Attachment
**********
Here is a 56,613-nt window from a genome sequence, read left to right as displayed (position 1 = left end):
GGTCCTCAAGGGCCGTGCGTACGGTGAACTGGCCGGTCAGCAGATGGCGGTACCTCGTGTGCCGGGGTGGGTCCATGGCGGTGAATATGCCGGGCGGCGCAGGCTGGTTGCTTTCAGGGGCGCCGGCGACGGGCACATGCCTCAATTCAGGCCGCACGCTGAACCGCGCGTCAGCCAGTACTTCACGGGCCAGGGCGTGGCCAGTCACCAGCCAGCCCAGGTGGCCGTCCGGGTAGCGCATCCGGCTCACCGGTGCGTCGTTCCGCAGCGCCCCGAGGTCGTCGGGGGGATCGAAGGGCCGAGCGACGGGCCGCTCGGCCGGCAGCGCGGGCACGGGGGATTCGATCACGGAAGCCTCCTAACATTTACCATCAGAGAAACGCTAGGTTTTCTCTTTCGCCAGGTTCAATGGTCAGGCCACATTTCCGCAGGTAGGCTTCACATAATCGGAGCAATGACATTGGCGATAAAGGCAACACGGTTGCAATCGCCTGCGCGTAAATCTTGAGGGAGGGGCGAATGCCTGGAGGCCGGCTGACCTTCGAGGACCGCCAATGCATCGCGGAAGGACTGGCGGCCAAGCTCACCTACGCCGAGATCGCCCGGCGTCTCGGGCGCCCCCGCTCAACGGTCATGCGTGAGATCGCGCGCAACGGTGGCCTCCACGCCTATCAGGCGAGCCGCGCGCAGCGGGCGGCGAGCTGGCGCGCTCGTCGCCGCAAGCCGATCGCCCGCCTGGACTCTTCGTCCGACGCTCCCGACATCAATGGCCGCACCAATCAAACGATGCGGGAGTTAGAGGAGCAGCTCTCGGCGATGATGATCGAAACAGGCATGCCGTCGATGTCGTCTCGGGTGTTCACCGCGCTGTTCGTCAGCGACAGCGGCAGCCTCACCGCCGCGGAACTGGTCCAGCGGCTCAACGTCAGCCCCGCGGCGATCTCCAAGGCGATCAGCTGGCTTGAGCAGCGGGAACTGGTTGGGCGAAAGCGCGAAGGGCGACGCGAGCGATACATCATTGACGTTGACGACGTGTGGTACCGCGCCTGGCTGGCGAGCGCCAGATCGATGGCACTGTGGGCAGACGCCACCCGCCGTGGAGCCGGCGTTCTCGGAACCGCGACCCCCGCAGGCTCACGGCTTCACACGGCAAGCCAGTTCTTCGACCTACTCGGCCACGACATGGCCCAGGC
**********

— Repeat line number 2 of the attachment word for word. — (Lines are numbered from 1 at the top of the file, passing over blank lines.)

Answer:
GGTCCTCAAGGGCCGTGCGTACGGTGAACTGGCCGGTCAGCAGATGGCGGTACCTCGTGTGCCGGGGTGGGTCCATGGCGGTGAATATGCCGGGCGGCGCAGGCTGGTTGCTTTCAGGGGCGCCGGCGACGGGCACATGCCTCAATTCAGGCCGCACGCTGAACCGCGCGTCAGCCAGTACTTCACGGGCCAGGGCGTGGCCAGTCACCAGCCAGCCCAGGTGGCCGTCCGGGTAGCGCATCCGGCTCACCGGTGCGTCGTTCCGCAGCGCCCCGAGGTCGTCGGGGGGATCGAAGGGCCGAGCGACGGGCCGCTCGGCCGGCAGCGCGGGCACGGGGGATTCGATCACGGAAGCCTCCTAACATTTACCATCAGAGAAACGCTAGGTTTTCTCTTTCGCCAGGTTCAATGGTCAGGCCACATTTCCGCAGGTAGGCTTCACATAATCGGAGCAATGACATTGGCGATAAAGGCAACACGGTTGCAATCGCCTGCGCGTAAATCTTGAGGGAGGGGCGAATGCCTGGAGGCCGGCTGACCTTCGAGGACCGCCAATGCATCGCGGAAGGACTGGCGGCCAAGCTCACCTACGCCGAGATCGCCCGGCGTCTCGGGCGCCCCCGCTCAACGGTCATGCGTGAGATCGCGCGCAACGGTGGCCTCCACGCCTATCAGGCGAGCCGCGCGCAGCGGGCGGCGAGCTGGCGCGCTCGTCGCCGCAAGCCGATCGCCCGCCTGGACTCTTCGTCCGACGCTCCCGACATCAATGGCCGCACCAATCAAACGATGCGGGAGTTAGAGGAGCAGCTCTCGGCGATGATGATCGAAACAGGCATGCCGTCGATGTCGTCTCGGGTGTTCACCGCGCTGTTCGTCAGCGACAGCGGCAGCCTCACCGCCGCGGAACTGGTCCAGCGGCTCAACGTCAGCCCCGCGGCGATCTCCAAGGCGATCAGCTGGCTTGAGCAGCGGGAACTGGTTGGGCGAAAGCGCGAAGGGCGACGCGAGCGATACATCATTGACGTTGACGACGTGTGGTACCGCGCCTGGCTGGCGAGCGCCAGATCGATGGCACTGTGGGCAGACGCCACCCGCCGTGGAGCCGGCGTTCTCGGAACCGCGACCCCCGCAGGCTCACGGCTTCACACGGCAAGCCAGTTCTTCGACCTACTCGGCCACGACATGGCCCAGGC